Chip giant Intel announced on the second day of its Intel Innovation 2023 event the general availability of an attestation service that is part of Trust Authority, a new portfolio of security software and services.
The new attestation software-as-a-service, codenamed Project Amber, is the first service in the Intel Trust Authority portfolio. It offers a unified and independent assessment of trusted execution environment (TEE) integrity and policy enforcement, as well as audit records.
It enables organizations to independently verify the authenticity and integrity of an environment, and ensure that the data and workloads inside that environment have not been compromised. It also helps ensure compliance with privacy and data sovereignty regulations.
The attestation service can be used with Intel confidential computing, including on premises, in multi-cloud or hybrid environments, and at the edge.
“Intel Trust Authority will also become an integral capability to enable confidential AI, helping ensure the trustworthiness of confidential computing environments in which sensitive intellectual property (IP) and data are processed in machine-learning applications, particularly inferencing on current and future generations of Intel Xeon processors,” Intel explained.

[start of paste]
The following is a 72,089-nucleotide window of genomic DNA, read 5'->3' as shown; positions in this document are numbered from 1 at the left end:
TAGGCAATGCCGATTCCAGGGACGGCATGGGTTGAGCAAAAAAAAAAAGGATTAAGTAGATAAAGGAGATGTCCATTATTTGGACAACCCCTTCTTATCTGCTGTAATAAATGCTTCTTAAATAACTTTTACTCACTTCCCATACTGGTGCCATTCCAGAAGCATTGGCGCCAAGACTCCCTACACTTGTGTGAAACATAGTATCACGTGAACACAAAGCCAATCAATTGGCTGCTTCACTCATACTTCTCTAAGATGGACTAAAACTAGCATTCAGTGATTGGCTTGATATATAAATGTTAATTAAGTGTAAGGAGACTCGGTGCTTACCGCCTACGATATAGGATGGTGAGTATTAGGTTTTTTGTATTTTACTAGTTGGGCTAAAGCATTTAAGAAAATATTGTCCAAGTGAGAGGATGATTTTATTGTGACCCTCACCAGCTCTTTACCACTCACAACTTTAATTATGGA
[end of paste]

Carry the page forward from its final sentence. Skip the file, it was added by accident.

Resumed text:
Intel also wants to help improve AI security and pointed out that there is a need to protect AI models, data, and the platforms hosting them. One solution is the use of fully homomorphic encryption (FHE), which allows for compute calculations to be performed directly on encrypted data.
Practical FHE implementations are limited by computational complexity and overhead, which is why Intel is developing an application-specific integrated circuit (ASIC) accelerator to reduce the performance overhead associated with a software-only FHE approach.
Additionally, the company plans on launching later this year the beta version of an encrypted computing software toolkit that developers and researchers can use to learn FHE coding and conduct experiments.